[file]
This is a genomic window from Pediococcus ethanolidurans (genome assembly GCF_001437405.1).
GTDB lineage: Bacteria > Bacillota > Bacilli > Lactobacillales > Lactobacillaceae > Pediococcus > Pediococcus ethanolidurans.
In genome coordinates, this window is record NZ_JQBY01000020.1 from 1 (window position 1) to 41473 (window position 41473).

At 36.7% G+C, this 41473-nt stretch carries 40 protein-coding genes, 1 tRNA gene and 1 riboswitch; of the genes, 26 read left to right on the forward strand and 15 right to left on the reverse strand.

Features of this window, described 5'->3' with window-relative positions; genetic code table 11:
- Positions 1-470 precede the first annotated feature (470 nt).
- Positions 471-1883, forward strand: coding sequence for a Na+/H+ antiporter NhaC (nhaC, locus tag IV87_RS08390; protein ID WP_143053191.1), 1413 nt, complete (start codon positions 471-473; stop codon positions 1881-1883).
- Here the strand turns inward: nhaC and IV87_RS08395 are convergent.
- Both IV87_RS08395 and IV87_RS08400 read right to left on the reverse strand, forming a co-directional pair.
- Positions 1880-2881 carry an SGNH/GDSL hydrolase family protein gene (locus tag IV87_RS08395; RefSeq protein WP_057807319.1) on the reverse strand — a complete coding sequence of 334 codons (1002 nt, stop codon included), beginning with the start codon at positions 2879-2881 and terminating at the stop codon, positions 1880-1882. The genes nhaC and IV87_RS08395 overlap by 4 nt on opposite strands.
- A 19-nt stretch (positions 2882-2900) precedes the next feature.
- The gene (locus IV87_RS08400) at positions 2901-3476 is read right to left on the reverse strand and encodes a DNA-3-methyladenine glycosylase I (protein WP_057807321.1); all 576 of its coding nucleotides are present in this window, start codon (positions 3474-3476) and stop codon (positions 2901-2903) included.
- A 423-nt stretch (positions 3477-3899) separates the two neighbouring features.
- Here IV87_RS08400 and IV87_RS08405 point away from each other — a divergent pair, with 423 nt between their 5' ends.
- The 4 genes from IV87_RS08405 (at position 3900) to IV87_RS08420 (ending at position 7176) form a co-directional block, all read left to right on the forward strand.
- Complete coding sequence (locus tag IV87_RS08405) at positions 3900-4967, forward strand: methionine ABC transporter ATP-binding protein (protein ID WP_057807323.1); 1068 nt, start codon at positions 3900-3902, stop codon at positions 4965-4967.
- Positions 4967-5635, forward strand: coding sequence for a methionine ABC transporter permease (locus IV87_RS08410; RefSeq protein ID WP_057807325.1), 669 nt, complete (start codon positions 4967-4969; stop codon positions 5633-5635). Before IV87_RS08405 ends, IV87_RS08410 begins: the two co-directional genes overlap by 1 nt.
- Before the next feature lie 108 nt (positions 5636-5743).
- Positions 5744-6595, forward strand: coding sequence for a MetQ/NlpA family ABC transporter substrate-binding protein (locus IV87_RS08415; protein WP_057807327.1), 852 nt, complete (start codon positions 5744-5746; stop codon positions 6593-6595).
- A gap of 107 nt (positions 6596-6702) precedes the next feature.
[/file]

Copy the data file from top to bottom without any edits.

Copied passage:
This is a genomic window from Pediococcus ethanolidurans (genome assembly GCF_001437405.1).
GTDB lineage: Bacteria > Bacillota > Bacilli > Lactobacillales > Lactobacillaceae > Pediococcus > Pediococcus ethanolidurans.
In genome coordinates, this window is record NZ_JQBY01000020.1 from 1 (window position 1) to 41473 (window position 41473).

At 36.7% G+C, this 41473-nt stretch carries 40 protein-coding genes, 1 tRNA gene and 1 riboswitch; of the genes, 26 read left to right on the forward strand and 15 right to left on the reverse strand.

Features of this window, described 5'->3' with window-relative positions; genetic code table 11:
- Positions 1-470 precede the first annotated feature (470 nt).
- Positions 471-1883, forward strand: coding sequence for a Na+/H+ antiporter NhaC (nhaC, locus tag IV87_RS08390; protein ID WP_143053191.1), 1413 nt, complete (start codon positions 471-473; stop codon positions 1881-1883).
- Here the strand turns inward: nhaC and IV87_RS08395 are convergent.
- Both IV87_RS08395 and IV87_RS08400 read right to left on the reverse strand, forming a co-directional pair.
- Positions 1880-2881 carry an SGNH/GDSL hydrolase family protein gene (locus tag IV87_RS08395; RefSeq protein WP_057807319.1) on the reverse strand — a complete coding sequence of 334 codons (1002 nt, stop codon included), beginning with the start codon at positions 2879-2881 and terminating at the stop codon, positions 1880-1882. The genes nhaC and IV87_RS08395 overlap by 4 nt on opposite strands.
- A 19-nt stretch (positions 2882-2900) precedes the next feature.
- The gene (locus IV87_RS08400) at positions 2901-3476 is read right to left on the reverse strand and encodes a DNA-3-methyladenine glycosylase I (protein WP_057807321.1); all 576 of its coding nucleotides are present in this window, start codon (positions 3474-3476) and stop codon (positions 2901-2903) included.
- A 423-nt stretch (positions 3477-3899) separates the two neighbouring features.
- Here IV87_RS08400 and IV87_RS08405 point away from each other — a divergent pair, with 423 nt between their 5' ends.
- The 4 genes from IV87_RS08405 (at position 3900) to IV87_RS08420 (ending at position 7176) form a co-directional block, all read left to right on the forward strand.
- Complete coding sequence (locus tag IV87_RS08405) at positions 3900-4967, forward strand: methionine ABC transporter ATP-binding protein (protein ID WP_057807323.1); 1068 nt, start codon at positions 3900-3902, stop codon at positions 4965-4967.
- Positions 4967-5635, forward strand: coding sequence for a methionine ABC transporter permease (locus IV87_RS08410; RefSeq protein ID WP_057807325.1), 669 nt, complete (start codon positions 4967-4969; stop codon positions 5633-5635). Before IV87_RS08405 ends, IV87_RS08410 begins: the two co-directional genes overlap by 1 nt.
- Before the next feature lie 108 nt (positions 5636-5743).
- Positions 5744-6595, forward strand: coding sequence for a MetQ/NlpA family ABC transporter substrate-binding protein (locus IV87_RS08415; protein WP_057807327.1), 852 nt, complete (start codon positions 5744-5746; stop codon positions 6593-6595).
- A gap of 107 nt (positions 6596-6702) precedes the next feature.